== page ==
Due to corrosion, the unit could not be bench tested. The face of the instrument was removed, and excessive corrosion was observed inside the unit and around the gears. The barrel shaft (turn knob) was locked, but it was engaged to the barrel. The number wheels were also intact and engaged.

According to the altimeter pressure scale, if the unit was properly calibrated, it would have indicated an altitude of approximately 235 feet msl if it was set to 29.66 inches of Mercury. If the unit was set to 29.75 inches of Mercury, the altimeter would have indicated an altitude of approximately 159 feet msl.

The altimeter had its last 24-month inspection on January 15, 2003. A review of the airplane's discrepancy log revealed that no recent maintenance was conducted on the altimeter.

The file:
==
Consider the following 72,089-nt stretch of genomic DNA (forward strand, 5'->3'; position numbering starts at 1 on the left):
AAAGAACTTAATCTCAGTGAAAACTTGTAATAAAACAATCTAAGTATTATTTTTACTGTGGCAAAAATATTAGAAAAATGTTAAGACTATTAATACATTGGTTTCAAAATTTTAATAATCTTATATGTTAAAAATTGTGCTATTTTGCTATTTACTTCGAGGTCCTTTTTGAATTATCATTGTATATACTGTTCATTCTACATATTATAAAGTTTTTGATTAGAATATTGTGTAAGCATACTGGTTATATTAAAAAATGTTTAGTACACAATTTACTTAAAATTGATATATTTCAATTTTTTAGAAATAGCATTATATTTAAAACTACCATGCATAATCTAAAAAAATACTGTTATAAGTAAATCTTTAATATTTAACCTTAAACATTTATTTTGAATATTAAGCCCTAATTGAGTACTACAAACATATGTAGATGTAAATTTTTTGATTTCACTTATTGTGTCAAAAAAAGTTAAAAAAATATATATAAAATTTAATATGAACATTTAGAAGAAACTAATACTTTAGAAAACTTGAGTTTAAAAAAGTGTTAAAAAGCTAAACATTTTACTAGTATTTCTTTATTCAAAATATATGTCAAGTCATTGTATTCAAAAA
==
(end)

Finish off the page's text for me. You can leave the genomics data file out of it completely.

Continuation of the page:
According to the OH-58C Normal Procedures checklist, page 8-8, section 8-18 (Engine Run-up), instruction 6 (Flight Instruments) part b, stated: Altimeter-set and check.

A review of the Jefferson County Sheriff's Office and Beaumont Police Department Aviation Manual, the normal operating altitude for Aviation Unit helicopters was 500 to 800 feet above ground level during the day and 700 to 1,000 feet above ground level at night. It sated, "Most operations will be conducted between 500 and 1,000 feet above the ground, however, the need may arise to operate at a lower level to facilitate the mission. When such operation is required, extreme care must be exercised with respect to towers, power lines, other tall obstructions and the maintenance of sufficient altitude to permit a safe emergency landing in conformance with Federal Aviation Regulation (FAR) part 91.119. Pilots shall operated all Aviation Unit aircraft in accordance with the approved aircraft flight manual, Federal Aviation Regulations, and Aviation Unit directives."